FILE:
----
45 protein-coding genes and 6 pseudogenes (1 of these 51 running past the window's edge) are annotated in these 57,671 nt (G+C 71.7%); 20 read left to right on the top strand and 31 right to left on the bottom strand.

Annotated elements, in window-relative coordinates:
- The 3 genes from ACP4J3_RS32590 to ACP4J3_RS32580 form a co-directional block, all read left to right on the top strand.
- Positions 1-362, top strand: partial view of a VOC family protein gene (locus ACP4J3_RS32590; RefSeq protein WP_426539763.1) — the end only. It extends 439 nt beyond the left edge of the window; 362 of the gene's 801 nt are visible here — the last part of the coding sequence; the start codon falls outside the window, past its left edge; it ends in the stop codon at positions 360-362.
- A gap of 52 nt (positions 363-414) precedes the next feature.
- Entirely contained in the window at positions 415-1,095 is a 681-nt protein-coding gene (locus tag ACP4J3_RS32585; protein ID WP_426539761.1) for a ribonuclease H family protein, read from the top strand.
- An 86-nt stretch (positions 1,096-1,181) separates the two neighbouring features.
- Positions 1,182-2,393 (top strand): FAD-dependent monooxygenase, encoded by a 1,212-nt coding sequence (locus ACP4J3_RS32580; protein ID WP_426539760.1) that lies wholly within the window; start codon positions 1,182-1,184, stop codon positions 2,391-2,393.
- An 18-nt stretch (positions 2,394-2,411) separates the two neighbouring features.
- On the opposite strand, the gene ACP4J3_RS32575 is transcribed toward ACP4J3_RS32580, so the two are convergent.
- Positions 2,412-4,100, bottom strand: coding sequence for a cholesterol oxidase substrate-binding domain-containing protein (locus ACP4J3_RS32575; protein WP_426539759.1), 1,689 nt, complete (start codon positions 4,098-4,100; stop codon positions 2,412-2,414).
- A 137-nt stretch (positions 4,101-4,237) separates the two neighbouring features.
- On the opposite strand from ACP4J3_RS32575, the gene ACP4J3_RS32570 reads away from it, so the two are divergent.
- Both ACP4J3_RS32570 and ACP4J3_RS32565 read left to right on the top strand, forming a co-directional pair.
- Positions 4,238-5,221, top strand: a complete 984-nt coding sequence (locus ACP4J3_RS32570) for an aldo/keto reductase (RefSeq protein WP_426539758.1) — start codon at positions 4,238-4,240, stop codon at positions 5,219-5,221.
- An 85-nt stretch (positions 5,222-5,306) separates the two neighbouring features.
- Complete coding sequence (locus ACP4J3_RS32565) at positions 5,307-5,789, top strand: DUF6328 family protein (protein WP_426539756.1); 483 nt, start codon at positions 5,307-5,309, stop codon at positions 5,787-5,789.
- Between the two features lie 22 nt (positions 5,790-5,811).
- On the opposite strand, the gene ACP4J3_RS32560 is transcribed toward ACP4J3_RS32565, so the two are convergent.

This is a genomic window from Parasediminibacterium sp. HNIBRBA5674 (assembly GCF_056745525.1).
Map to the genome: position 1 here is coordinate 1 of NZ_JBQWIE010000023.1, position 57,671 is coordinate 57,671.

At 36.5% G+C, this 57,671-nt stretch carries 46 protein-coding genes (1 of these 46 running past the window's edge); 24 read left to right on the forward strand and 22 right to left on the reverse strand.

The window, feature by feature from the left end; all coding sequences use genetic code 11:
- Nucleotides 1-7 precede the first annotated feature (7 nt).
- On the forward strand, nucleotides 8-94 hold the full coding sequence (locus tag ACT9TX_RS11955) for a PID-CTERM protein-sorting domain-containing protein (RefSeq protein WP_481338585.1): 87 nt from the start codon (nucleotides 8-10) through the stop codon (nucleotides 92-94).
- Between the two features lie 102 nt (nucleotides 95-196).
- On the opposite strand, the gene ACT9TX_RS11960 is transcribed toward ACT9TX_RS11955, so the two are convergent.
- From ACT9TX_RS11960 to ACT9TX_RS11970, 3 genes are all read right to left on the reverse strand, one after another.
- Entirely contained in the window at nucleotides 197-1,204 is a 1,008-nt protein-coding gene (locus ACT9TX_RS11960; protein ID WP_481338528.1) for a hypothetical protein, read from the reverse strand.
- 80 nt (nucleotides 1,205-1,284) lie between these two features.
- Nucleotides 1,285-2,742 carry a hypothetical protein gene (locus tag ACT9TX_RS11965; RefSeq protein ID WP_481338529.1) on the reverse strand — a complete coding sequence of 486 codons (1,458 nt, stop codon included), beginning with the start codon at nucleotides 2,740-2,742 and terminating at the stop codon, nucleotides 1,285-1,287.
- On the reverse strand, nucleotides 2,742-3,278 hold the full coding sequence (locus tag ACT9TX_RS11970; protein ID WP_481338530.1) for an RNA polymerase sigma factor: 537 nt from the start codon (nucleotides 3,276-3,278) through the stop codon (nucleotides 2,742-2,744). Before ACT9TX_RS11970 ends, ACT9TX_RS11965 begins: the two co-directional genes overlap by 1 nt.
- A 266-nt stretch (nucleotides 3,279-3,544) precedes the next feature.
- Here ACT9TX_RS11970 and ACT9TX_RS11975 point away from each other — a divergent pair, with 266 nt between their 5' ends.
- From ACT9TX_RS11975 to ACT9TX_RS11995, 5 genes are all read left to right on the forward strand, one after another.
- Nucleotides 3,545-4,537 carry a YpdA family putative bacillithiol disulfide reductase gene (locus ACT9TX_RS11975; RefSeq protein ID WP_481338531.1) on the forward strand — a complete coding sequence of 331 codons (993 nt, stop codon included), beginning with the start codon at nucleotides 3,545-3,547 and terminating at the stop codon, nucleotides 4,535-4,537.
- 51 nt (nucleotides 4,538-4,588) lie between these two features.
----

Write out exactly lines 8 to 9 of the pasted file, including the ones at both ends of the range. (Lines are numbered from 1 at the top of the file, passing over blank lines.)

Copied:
- Positions 1,182-2,393 (top strand): FAD-dependent monooxygenase, encoded by a 1,212-nt coding sequence (locus ACP4J3_RS32580; protein ID WP_426539760.1) that lies wholly within the window; start codon positions 1,182-1,184, stop codon positions 2,391-2,393.
- An 18-nt stretch (positions 2,394-2,411) separates the two neighbouring features.